Herta Ehlert

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Herta Ehlert
Hertha Ehlert.jpeg
Herta Ehlert in August 1945
Born (1905-03-26)March 26, 1905
Died April 4, 1997(1997-04-04) (aged 92)
Nationality German
Occupation Guard

Herta Ehlert (née Liess; 26 March 1905, Berlin – 4 April 1997) was a female guard at many Nazi concentration camps during the Holocaust.

On 15 November 1939, Ehlert was called for Schutzstaffel work by the Labor Exchange.[1] She began work at Ravensbrück concentration camp.[2] She stated, "... I had to see that civilian workers did not mix with the prisoners, and later on, I was detailed to working parties outside camp."[1]

In October 1942 she was moved as an Aufseherin to the Majdanek camp near Lublin. She claims that she was moved as a punishment for being too nice to the prisoners by not giving them harsh enough punishments and helping to feed them. However, according to the Belsen Trial she had received a bonus as well as better working conditions at this camp.[1]

By mid-1944, she was transferred to Krakau.[2] SS officers there noticed she was too lenient, polite and helpful to the prisoners, so the SS sent her back to Ravensbrück to undergo another training course, this time by Dorothea Binz. During this time Ehlert divorced her husband. After World War II, Ehlert described the "training course" at Ravensbruck as "physically and emotionally demanding."[citation needed] Halina Nelken described Ehlert at Plaszow in these words: “…immensely obese, sly, vicious in character, and an absolute master in using the whip. She was the overseer in charge of the kitchen. Through a small window, she would spy on the Jewish women while they were at work peeling potatoes or onions, washing dishes, and doing other chores necessary in the kitchen. Once, Ehlert even ordered the women who were at work to undress completely. After they had stripped, Ehlert searched each one extremely thoroughly, looking, no doubt, for rings, money, wrist watches, and other valuables. She remained at her job until the final liquidation of the Plaszów camp. She, too, was on the death march when the time came for us to retreat along with Germans.”[3]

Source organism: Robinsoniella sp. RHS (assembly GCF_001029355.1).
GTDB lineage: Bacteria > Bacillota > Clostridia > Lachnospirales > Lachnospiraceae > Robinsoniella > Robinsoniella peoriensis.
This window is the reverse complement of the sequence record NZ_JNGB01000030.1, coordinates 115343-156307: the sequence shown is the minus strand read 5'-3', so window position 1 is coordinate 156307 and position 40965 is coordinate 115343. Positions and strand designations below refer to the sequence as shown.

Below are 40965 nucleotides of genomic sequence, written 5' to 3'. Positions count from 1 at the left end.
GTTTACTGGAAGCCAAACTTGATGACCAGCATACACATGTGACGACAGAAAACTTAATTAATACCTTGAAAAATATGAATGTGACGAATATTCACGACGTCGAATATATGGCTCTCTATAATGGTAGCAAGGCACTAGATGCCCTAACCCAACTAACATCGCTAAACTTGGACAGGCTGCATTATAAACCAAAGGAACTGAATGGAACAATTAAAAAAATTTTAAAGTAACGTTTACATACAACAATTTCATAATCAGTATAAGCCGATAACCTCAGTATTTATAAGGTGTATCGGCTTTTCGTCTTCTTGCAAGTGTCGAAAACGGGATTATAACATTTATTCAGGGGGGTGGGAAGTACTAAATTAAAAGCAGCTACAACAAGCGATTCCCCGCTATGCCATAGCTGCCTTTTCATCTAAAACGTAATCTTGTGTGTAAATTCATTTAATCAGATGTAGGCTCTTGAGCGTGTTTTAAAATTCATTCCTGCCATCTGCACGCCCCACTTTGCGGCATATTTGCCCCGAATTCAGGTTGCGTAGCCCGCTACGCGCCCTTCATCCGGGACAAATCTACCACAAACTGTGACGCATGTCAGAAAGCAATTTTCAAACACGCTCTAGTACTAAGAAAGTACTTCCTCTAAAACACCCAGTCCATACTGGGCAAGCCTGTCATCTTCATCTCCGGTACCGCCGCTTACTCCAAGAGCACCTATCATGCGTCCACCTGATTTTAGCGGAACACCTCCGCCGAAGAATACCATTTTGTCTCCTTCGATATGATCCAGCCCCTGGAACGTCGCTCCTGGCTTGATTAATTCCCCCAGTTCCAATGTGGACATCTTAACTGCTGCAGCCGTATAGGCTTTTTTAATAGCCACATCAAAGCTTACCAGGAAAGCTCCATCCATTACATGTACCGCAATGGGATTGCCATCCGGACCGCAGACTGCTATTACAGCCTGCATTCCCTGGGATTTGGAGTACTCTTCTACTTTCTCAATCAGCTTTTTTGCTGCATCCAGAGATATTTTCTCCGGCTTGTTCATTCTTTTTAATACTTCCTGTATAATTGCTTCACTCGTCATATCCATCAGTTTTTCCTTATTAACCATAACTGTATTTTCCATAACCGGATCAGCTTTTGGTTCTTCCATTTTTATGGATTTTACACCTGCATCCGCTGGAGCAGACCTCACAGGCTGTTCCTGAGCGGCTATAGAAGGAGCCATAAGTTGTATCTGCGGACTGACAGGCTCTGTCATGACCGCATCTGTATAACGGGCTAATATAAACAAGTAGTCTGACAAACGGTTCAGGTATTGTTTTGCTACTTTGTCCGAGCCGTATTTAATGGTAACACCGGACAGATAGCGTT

Ehlert was later moved to the Auschwitz concentration camp as an Aufseherin where she oversaw women commanding Kommandos (slave labor groups). Ehlert later served as a guard at the Auschwitz subcamp in Rajsko, Poland,[2] before she was transferred to the Bergen-Belsen concentration camp, where she became deputy wardress under Oberaufseherinnen Elisabeth Volkenrath and Irma Grese.[4]

When the British Army liberated the Belsen camp, Ehlert was arrested and tried at the Belsen Trial. She was defendant #8 during the trial.[5] While on trial, Ehlert was asked if she had committed theft, witnessed severe beatings, had committed murder and so on to which she had denied most accusations.[1] She was reprimanded along with all 45 defendants and pleaded not guilty to all charges. She was found guilty at Belsen and innocent at Oświęcim.[6]

She was sentenced to 15 years in prison, but was given early release on 7 May 1953.[2] After the war Ehlert lived under the assumed name Herta Naumann.[2] She died in April 1997, aged 92.[1]

References[edit]

  1. ^ a b c d e Profile, bergenbelsen.co.uk; accessed 13 November 2014.
  2. ^ a b c d e First Belsen Trial Aufseherin Herta Ehlert/Naumann / Ließ
  3. ^ Malvina Graf, I Survived the Krakow Ghetto and Plaszow Camp (Tallahassee: Florida State University Press, 1989) p. 113
  4. ^ fold3.com infosite; accessed 13 November 2014.
  5. ^ "Women Guard Shot Girls Fleeing Camp Death House", Toronto Star, 25 September 1945.
  6. ^ "30 Germans Guilty of Camp Murders".New York Times, 17 November 1945.